In response to the FCC’s statement regarding the potential preemption of cable companies and other fixed VoIP providers, the New York Public Service Commission (NYPSC) filed a separate petition for review of the FCC’s Order. The NYPSC argued that notwithstanding the regulatory classification of Vonage’s DigitalVoice Service, fixed VoIP providers should be subject to state regulation.

As anticipated, multiple parties petitioned Circuit Courts to review the FCC’s Order, including a multitude of state public service commissions. All of these petitions ultimately became consolidated in the Eighth Circuit proceeding and were dealt with by the Court’s ruling.

DISCUSSION

The Petitioners collectively raised the following four issues for review as to why the FCC’s Order was arbitrary and capricious, and should not be upheld. The Court found for the Respondents in each of the four issues.

First, the FCC failed to make the necessary determination as to whether the services were information services or telecommunications services. Second, the FCC inappropriately determined that it was impossible or impractical to separate the service into interstate and intrastate components. Third, the FCC did not set forth adequate reasons why state regulation of VoIP service conflicts with federal rules and policies. Fourth, the FCC improperly preempted 911 telephone service requirements. The NYPSC argued that the FCC arbitrarily preempted regulation of “fixed” VoIP service offered by cable companies, because the intrastate and interstate components of the service are more easily segregated.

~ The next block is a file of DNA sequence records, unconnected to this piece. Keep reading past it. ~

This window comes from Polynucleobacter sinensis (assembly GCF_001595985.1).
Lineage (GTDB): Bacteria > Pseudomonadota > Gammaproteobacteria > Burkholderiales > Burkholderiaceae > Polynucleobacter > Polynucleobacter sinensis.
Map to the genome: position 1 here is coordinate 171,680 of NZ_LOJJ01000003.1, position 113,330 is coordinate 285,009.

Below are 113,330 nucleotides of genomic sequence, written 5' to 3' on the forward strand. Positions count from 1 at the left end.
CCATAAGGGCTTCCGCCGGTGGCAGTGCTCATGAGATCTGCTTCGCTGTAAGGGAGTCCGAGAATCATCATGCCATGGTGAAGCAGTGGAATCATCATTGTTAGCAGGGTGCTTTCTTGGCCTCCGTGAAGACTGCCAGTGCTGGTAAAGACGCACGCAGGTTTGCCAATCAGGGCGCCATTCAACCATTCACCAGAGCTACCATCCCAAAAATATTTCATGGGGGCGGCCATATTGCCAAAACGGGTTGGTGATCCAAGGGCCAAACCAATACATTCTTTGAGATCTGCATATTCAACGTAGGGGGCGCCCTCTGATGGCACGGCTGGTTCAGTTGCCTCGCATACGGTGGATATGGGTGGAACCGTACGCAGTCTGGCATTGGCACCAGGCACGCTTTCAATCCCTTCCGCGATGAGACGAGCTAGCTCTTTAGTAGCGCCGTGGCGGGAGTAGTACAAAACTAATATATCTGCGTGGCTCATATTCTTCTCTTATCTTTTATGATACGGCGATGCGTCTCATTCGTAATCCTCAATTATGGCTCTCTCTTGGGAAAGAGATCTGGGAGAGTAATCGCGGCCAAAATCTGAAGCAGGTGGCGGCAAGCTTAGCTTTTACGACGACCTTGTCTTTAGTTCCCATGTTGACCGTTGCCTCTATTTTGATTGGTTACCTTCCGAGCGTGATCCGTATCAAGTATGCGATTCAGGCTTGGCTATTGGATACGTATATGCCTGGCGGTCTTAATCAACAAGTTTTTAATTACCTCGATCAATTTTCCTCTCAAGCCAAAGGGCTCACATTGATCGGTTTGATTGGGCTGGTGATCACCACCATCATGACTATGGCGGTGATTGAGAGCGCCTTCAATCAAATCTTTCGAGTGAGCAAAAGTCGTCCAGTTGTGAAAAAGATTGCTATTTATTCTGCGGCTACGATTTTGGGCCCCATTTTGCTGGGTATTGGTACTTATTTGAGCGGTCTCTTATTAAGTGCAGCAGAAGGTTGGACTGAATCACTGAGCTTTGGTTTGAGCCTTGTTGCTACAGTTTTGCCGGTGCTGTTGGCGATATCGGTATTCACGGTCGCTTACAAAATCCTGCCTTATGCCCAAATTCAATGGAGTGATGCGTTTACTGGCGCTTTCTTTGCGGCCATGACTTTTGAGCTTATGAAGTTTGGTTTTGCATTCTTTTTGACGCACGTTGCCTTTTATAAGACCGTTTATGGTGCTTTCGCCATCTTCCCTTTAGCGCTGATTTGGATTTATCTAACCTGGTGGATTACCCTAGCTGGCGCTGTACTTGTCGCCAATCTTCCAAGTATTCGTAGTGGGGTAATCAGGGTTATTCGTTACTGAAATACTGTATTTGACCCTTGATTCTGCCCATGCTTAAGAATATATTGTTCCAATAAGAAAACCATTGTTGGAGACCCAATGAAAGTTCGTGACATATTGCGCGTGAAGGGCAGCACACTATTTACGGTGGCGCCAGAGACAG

1. Information Service vs. Telecommunications Service

The Court ruled that the FCC was not required to rule whether Vonage’s service was a telecommunications service or an information service, as it was not necessary to make that much more difficult determination when a much simpler determination could be made (i.e., that state regulation was impermissible under the “impossibility exception”).

2. Applicability of “Impossibility Exception”